There are two single-camera editing techniques that drive me nuts:
EYE CONTACT MAKES THE DIFFERENCE
There are two ways for an audience to view any video: one is as voyeurs, looking at a scene but not participating in it. The other is where the audience is an active participate in what’s happening.
The difference is controlled by one thing: whether the actors on camera make eye contact with the camera. When they don’t, the audience is looking in on an event, but not involved. The instant an actor looks at the lens of the camera, the audience becomes an active participant.
You see this most commonly where an actor looks at the camera and makes a comment directly to the audience. But you also see this everyday in newscasts and other programs where the talent is talking directly to the audience.
The problem is that you can’t cut between these two options. Either the audience is directly involved or they are simply watching. As an editor, you can’t have it both ways.
This means that if you are shooting an interview with two cameras, you need to have the guest either look at both cameras (which isn’t possible) or have them not look at either one. Cutting between the talent looking at the camera, then not looking at it, then looking at it again is highly distracting! It makes the interview almost unwatchable because we, in the audience don’t understand our role.
Shooting a presentation with one camera is not necessarily bad. Just make sure that the guest is looking at the person asking questions, rather than at a camera. This provides the smoothest – and least distracting – editorial flow to switch between shots.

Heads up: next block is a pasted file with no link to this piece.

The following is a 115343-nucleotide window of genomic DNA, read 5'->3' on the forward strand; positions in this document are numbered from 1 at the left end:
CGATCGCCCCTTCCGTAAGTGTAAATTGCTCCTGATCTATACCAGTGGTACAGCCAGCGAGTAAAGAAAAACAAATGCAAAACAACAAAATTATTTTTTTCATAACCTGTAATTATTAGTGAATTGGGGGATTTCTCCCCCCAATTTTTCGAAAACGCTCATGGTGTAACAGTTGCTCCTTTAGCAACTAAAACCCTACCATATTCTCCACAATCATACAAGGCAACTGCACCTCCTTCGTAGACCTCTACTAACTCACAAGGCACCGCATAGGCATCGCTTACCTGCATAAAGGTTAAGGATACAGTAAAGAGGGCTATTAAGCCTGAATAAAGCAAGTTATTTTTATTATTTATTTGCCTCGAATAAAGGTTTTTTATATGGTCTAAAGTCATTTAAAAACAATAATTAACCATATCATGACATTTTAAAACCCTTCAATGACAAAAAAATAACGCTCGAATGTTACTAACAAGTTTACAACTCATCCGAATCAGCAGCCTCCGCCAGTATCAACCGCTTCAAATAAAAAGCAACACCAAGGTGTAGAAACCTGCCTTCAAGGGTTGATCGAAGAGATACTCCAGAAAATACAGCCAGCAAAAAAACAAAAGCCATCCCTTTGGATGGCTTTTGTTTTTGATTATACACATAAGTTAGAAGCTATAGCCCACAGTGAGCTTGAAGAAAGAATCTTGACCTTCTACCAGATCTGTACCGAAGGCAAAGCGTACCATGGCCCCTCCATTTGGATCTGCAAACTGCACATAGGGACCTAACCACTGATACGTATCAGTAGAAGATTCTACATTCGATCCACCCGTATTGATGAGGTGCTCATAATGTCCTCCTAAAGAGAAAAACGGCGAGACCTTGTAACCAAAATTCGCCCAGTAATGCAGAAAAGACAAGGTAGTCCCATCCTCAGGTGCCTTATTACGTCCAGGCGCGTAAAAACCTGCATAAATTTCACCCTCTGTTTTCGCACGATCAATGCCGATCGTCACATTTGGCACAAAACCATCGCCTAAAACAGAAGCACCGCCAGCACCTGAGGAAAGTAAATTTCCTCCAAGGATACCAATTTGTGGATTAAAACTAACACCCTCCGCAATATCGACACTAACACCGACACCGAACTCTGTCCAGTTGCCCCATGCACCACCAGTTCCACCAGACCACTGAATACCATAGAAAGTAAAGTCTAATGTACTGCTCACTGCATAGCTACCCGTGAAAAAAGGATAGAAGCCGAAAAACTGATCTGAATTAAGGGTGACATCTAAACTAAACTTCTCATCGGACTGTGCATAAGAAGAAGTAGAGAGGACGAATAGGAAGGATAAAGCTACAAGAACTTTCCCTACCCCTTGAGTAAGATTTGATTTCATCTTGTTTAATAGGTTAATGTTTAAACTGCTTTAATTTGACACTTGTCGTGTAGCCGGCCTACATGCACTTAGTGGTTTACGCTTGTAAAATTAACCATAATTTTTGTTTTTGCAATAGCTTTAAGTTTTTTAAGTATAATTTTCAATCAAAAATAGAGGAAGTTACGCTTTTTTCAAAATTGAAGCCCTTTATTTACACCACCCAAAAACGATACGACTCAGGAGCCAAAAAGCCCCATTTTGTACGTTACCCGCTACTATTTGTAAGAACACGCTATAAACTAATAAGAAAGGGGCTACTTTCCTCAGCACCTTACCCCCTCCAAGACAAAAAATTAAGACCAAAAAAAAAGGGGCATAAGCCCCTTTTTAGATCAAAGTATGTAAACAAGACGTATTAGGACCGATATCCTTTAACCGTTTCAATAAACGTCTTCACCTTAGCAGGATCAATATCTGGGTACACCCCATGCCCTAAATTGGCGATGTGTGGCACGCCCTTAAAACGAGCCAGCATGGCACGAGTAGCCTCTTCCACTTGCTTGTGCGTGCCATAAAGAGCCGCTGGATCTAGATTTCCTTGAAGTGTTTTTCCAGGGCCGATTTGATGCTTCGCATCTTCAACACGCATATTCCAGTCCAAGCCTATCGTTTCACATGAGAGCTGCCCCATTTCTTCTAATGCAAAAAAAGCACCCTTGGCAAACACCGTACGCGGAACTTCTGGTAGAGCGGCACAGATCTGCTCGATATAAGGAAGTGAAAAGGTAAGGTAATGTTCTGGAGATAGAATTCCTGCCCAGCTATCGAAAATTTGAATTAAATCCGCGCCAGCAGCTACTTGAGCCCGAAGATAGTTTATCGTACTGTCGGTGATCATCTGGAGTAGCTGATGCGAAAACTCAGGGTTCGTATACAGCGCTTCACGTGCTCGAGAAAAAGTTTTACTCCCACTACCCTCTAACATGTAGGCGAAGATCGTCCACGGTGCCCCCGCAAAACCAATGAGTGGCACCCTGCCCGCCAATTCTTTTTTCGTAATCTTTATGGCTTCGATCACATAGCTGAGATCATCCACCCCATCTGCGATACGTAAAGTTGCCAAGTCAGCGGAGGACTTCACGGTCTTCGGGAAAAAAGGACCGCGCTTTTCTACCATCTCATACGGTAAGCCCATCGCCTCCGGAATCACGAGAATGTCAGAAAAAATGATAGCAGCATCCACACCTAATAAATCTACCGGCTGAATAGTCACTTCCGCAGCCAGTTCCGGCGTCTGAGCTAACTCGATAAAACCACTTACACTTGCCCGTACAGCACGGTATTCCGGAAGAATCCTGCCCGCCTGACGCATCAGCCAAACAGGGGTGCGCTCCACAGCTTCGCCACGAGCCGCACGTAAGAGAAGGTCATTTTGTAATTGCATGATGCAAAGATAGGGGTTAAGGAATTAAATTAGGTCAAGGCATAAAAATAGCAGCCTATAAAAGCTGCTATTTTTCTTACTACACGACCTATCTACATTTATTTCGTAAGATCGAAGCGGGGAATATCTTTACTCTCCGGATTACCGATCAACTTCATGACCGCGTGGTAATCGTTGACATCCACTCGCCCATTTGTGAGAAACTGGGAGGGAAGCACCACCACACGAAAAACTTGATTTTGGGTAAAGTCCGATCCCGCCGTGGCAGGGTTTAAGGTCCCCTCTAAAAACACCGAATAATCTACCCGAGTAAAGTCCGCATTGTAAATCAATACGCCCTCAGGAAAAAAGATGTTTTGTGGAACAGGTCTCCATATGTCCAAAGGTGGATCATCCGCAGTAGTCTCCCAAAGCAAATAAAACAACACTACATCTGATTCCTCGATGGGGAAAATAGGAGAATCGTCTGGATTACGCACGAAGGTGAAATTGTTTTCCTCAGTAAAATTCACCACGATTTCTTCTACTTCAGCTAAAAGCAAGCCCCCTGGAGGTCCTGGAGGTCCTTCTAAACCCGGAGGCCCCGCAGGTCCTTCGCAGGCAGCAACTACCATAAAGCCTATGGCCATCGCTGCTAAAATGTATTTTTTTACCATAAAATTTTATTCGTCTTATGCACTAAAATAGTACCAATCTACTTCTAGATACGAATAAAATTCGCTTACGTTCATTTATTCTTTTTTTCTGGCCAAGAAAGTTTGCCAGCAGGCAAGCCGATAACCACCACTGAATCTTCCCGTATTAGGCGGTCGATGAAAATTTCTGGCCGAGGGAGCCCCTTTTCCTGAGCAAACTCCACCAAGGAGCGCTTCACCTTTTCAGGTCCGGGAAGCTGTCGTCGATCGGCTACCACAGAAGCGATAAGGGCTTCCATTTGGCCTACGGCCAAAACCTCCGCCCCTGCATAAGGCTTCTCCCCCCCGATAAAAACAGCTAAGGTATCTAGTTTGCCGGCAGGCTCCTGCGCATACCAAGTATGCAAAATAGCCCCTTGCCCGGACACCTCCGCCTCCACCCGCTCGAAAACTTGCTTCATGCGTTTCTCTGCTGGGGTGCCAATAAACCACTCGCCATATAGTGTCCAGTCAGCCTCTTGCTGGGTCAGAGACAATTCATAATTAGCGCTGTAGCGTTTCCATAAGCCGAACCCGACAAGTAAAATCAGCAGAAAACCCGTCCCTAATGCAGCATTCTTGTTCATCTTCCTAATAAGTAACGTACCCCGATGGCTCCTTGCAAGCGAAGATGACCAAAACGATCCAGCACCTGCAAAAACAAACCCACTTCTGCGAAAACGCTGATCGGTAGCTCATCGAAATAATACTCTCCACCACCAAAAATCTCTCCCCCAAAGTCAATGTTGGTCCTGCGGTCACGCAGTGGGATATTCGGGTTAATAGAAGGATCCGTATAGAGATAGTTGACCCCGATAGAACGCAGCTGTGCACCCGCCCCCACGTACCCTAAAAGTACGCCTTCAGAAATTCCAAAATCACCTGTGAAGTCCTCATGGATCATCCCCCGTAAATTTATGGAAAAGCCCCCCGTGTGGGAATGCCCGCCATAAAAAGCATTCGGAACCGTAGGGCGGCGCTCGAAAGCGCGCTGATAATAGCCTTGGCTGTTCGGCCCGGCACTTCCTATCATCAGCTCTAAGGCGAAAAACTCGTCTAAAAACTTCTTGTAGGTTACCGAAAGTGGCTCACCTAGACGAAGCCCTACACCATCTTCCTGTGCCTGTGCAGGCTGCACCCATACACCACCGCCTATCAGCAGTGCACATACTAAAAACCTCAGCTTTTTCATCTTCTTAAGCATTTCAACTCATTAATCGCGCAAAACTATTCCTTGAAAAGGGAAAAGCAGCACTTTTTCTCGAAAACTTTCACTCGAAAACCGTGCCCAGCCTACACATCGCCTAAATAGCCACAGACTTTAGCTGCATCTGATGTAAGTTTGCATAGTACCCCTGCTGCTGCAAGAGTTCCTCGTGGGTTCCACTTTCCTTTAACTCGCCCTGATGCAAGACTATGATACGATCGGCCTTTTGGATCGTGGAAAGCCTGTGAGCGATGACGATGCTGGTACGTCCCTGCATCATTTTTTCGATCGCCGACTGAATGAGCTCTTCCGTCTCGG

Remember, our goal, as editors, is to encourage audiences to watch our program – not get so distracted they turn it off.
A jump cut is an unmotivated movement, or “jump,” in an actor caused by editing two similar shots together. For example, cutting between a close-up of an actor to a similar close-up of the same actor from a similar angle. You see this all the time in YouTube videos where the host can’t remember their lines, so they make an edit in their close-up, creating a jump cut.
Jump cuts are like a big, flashing red light saying: “I’m inept!” at every edit. In today’s world of video streaming, where everyone seems to be video blogging with one camera, these jump cuts do two things:
The ideal way to hide jump cuts is B-roll, which is other video that illustrates what the on-camera talent is talking about; or cutaways, which are shots of something different but related.
A SOFTWARE SOLUTION
Both Premiere and Final Cut provide two special transitions to help with jump cuts: Morph (Premiere) and Flow (Final Cut).
Both use Optical Flow technology to blend the out of the first shot into the in of the second. When the changes between shots are minor, this can create an almost seamless transition. When there is a wide disparity, well, the results can be pretty distracting.
(Image courtesy: Anne L. Gibson, Toucan Productions, Inc.)
When done, play the transition. While the image is not perfect, it may look better than a jump cut.
NOTE: The default duration is 20 frames, which is too long. I’ve found that the best results occur when the transition is between 6 and 10 frames. Every time you change the duration, Premiere will need to re-analyze the clip.
In Final Cut:
(Footage courtesy: John Putch “Route 30, Too!” (www.route30trilogy.com))
As with Premiere, the results aren’t perfect, there will be artifacts in the image. But, either of these transitions may look better than a jump cut.
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